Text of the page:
What Farmers and Wineries Can Do to Prepare for PG&E Power Shutoffs

Written By: Gary Quackenbush
Published: October 1, 2019

The fire season started on June 1, but wildfires in recent years did not become a local issue until October and November in Sonoma County – even though some blazes started earlier in other parts of Northern California as we see today.

The question being asked by farmers, vineyard owners and winery operators is what can be done at this late date to implement a last-minute power continuity plan, and will generators, installers, electricians and equipment deliveries be available before (or when) they are needed?

The short answer is that permanent generator installations are mostly off the table this year since they can take longer to obtain, install and get permits. However, rented or leased systems
can still be acquired, according to several local sources. Out of state suppliers are also aware of California’s need and could bring more units here – as they do for other major emergencies
in areas impacted by tornadoes and hurricanes.

For many weeks PG&E has been advising everyone concerning its Public Safety Power Shutoff (PSPS) plan, including how the public will (hopefully) be notified 48 hours, 24 hours and just before power lines are de-energized. However, the estimated length of these electricity blackouts has tripled from 24 to 36 hours to five or six days or more.

“We have been educating our ag customers through as many organizations as we can, including the vintners, the Farm Bureaus, and grape growers,” said Deanna Contreras, PG&E regional representative. “We are emphasizing preparedness and the development of plans for a power outage lasting longer than 48 hours. If a PSPS is initiated, we hope to be able to restore power within 24 hours, but that depends on the weather.”

This extended average blackout duration amplifies the difference between being able to just endure an outage for a day or so and needing a backup power system to maintain ongoing operations without suffering heavy financial or product losses. More and more agriculture community members are wanting to hedge their bets against this risk.

Cows must be milked twice a day using electric milking machines. Refrigeration is needed to keep milk from spoiling. Vineyard owners need power for pumping water from wells and for irrigation systems. Wineries need power for cooling tanks, air compressors, washing grapes and crush equipment. Going without power during the wine grape harvest and crush is not an option, as well as for most dairies at any time of year.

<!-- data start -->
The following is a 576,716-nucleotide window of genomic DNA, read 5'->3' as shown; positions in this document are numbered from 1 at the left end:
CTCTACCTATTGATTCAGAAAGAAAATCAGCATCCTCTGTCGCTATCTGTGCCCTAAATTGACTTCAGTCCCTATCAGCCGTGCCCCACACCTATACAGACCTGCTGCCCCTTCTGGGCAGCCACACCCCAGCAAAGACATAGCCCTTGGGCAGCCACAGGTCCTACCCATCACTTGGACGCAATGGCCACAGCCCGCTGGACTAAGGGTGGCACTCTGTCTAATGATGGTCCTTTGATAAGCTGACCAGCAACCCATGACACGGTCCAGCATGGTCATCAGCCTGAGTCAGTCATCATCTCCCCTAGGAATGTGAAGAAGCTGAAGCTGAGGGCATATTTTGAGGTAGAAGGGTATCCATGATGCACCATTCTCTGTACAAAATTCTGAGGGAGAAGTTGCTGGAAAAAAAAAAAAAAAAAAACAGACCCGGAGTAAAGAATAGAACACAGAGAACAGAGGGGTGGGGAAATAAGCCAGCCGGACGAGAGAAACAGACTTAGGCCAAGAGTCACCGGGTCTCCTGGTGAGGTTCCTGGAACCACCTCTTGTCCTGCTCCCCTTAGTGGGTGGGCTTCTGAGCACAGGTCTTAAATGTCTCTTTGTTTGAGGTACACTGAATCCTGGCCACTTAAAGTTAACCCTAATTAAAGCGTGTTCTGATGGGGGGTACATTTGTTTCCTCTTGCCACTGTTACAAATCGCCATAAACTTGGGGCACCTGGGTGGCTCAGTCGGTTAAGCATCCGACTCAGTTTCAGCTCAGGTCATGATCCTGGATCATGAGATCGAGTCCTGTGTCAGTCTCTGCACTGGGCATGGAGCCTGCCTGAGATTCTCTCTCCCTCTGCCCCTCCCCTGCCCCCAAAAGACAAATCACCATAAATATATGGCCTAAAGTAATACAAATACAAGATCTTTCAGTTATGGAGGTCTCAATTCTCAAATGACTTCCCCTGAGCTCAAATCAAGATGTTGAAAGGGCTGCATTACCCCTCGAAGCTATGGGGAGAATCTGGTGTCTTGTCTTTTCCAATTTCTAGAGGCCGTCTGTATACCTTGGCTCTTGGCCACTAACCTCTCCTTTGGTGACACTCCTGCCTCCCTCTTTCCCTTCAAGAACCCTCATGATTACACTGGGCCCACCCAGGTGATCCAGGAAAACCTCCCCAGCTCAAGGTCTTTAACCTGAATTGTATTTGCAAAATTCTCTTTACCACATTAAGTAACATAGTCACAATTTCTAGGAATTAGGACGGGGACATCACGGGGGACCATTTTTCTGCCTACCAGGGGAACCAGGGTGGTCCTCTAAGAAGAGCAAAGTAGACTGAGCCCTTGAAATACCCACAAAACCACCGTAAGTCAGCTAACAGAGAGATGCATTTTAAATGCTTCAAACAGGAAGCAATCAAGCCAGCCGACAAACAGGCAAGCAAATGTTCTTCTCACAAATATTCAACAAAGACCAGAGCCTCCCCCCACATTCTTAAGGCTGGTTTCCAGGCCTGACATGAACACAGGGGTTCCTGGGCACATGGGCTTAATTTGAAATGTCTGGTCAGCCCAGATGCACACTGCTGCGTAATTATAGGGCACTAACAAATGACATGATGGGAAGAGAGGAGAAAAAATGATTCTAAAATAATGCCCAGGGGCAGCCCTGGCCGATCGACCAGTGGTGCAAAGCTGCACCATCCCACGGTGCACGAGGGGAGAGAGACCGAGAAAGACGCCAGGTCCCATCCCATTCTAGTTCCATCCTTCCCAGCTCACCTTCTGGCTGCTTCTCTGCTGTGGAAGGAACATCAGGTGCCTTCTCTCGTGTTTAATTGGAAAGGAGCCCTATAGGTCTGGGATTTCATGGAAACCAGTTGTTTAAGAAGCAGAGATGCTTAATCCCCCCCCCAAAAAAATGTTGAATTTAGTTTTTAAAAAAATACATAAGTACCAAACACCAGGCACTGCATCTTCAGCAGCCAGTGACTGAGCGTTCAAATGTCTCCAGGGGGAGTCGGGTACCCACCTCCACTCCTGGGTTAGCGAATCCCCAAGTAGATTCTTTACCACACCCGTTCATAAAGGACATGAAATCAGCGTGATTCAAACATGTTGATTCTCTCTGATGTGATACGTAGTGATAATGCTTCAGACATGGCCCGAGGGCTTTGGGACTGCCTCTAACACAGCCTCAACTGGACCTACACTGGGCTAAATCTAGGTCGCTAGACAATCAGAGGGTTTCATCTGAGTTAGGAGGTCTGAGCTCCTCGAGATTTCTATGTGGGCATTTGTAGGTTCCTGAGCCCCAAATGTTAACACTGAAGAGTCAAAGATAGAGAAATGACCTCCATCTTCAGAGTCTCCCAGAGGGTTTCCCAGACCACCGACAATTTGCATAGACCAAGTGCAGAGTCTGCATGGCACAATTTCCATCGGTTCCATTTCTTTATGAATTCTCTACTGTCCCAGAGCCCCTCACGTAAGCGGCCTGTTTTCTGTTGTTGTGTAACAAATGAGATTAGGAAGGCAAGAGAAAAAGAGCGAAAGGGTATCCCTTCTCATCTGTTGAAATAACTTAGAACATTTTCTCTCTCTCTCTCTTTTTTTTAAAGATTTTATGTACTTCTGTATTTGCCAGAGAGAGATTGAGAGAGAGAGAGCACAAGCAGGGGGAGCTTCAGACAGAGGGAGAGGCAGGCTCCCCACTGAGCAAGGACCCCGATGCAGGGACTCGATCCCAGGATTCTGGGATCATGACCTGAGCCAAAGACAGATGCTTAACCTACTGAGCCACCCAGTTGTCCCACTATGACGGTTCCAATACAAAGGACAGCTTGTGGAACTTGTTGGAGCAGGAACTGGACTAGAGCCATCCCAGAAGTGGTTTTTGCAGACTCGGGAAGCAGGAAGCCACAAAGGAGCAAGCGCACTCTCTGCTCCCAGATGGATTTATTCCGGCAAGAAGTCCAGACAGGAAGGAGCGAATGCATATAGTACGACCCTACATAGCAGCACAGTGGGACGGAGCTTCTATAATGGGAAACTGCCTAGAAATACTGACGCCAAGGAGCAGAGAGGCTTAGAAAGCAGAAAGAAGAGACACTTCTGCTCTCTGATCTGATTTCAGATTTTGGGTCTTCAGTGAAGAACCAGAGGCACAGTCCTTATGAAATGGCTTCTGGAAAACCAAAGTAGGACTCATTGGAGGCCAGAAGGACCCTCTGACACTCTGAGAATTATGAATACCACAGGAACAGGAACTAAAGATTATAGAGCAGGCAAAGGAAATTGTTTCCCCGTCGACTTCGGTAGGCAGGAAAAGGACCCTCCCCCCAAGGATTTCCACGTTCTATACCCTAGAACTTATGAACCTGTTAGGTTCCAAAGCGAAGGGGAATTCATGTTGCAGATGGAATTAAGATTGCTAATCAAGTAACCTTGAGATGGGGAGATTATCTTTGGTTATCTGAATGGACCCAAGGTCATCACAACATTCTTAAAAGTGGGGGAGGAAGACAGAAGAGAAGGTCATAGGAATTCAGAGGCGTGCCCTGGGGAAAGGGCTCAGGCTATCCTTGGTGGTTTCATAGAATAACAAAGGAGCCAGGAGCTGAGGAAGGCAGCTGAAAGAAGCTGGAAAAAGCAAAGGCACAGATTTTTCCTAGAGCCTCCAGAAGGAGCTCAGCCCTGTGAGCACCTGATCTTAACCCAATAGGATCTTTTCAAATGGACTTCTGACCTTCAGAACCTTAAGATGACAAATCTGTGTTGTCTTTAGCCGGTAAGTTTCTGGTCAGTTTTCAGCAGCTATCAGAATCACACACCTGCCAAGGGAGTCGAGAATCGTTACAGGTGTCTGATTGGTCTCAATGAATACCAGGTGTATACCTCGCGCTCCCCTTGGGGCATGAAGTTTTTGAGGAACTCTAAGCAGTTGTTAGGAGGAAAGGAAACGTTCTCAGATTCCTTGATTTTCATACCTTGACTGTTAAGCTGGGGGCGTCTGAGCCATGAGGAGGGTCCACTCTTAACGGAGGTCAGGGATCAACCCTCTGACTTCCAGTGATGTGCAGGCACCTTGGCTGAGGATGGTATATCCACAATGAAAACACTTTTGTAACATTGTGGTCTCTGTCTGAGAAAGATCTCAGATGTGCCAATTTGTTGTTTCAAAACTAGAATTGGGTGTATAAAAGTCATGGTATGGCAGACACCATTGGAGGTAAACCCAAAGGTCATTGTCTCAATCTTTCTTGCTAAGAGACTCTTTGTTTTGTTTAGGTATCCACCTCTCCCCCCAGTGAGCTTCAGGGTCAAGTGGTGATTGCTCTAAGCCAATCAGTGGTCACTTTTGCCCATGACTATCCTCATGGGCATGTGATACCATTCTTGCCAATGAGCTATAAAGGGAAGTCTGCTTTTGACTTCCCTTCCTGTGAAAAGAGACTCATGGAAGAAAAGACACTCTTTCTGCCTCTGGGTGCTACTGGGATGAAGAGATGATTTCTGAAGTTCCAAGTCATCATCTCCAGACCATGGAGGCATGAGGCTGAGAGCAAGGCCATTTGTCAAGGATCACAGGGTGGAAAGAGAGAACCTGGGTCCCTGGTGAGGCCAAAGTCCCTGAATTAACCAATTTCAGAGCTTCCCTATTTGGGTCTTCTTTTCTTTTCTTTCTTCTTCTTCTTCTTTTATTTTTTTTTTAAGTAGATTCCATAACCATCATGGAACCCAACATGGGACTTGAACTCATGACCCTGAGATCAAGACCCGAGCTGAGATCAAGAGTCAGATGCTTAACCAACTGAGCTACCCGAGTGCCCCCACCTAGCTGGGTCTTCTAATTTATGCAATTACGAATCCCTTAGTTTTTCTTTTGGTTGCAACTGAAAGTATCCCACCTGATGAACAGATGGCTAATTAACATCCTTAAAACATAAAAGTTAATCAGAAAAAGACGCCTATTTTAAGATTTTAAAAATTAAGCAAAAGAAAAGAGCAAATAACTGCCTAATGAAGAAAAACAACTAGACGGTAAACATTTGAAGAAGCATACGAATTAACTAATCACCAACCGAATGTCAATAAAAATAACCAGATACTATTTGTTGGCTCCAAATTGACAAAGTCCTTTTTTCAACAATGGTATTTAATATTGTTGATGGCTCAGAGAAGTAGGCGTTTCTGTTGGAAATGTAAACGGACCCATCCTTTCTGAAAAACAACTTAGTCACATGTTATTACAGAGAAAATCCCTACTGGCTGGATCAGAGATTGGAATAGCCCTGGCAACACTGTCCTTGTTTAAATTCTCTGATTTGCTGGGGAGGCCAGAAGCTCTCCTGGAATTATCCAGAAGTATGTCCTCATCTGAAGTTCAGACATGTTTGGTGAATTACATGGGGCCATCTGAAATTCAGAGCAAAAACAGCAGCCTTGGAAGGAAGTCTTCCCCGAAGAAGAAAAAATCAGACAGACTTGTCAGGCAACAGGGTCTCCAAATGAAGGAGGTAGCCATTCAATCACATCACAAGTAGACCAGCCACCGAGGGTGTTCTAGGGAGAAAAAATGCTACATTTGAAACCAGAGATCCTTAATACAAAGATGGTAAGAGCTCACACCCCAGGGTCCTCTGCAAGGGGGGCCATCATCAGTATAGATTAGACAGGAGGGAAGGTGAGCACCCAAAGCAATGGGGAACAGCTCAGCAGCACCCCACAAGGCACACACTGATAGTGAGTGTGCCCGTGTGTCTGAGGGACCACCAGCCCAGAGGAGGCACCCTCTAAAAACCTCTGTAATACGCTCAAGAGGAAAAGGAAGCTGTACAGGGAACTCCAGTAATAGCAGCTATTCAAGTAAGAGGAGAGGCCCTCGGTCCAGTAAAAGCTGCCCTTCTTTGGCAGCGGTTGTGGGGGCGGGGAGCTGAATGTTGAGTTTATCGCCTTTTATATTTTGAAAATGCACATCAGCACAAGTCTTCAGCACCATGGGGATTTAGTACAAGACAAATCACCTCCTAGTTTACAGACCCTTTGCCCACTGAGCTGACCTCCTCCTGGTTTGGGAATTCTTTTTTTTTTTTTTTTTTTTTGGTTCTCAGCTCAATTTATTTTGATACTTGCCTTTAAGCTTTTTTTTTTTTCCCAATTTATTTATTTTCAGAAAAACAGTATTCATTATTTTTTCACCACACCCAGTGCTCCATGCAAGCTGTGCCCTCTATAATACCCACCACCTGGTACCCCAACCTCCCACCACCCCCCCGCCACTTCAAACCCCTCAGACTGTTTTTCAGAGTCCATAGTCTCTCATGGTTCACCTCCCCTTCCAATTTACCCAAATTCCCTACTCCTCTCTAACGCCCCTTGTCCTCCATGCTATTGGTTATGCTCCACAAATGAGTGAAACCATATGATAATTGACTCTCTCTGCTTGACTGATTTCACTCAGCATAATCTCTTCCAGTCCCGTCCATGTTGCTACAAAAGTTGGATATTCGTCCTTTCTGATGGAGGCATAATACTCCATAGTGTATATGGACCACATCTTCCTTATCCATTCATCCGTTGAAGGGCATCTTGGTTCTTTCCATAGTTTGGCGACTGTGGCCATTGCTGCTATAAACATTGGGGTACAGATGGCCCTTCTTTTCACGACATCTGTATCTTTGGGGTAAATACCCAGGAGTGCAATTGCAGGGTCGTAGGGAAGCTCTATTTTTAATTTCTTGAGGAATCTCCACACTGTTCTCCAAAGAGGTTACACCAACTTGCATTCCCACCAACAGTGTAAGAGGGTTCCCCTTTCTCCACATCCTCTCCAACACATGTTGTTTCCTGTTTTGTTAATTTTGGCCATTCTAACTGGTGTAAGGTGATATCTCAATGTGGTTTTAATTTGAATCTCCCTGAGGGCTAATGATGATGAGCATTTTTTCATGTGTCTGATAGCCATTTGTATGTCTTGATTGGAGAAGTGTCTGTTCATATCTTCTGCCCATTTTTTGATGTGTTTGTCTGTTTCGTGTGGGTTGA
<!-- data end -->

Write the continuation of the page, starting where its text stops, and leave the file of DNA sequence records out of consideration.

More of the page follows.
To its credit, PG&E has been informing the public for weeks by providing six online handouts and media messages about the need to prepare facilities and businesses for survival, with lists of 22 retailers of residential and commercial back-up generators for homeowners as well as systems for small, medium and large businesses. However, only 50% of generators are available for rent
as well as sell and install.

At the end of the day, the burden is on the private sector to protect itself and property – no one is standing by ready to bail the Ag industry out or provide emergency funding.
Richard Ivaldi, plant manager at Seghesio Family Vineyards based in Healdsburg, said
Seghesio already has a leased generator set up on site.

“We want to buy one or more mobile generators someday, one for each of our locations. Power needs and equipment in use varies at each site, so what we eventually get will depend on an  assessment of power requirements at every location.”

For Harry Wetzel, with Alexander Valley Vineyards, having to endure a four-day minimum power outage is a significant problem.

“We have to be able to manage heat by having refrigeration for our fermentation tanks and also need power for our air compressor. We looked at a 600 AMP backup system to power about 15% of two vital production areas at a cost of $38,000. To rent a generator to just sit here idle is one thing. The cost is higher when it is in use.”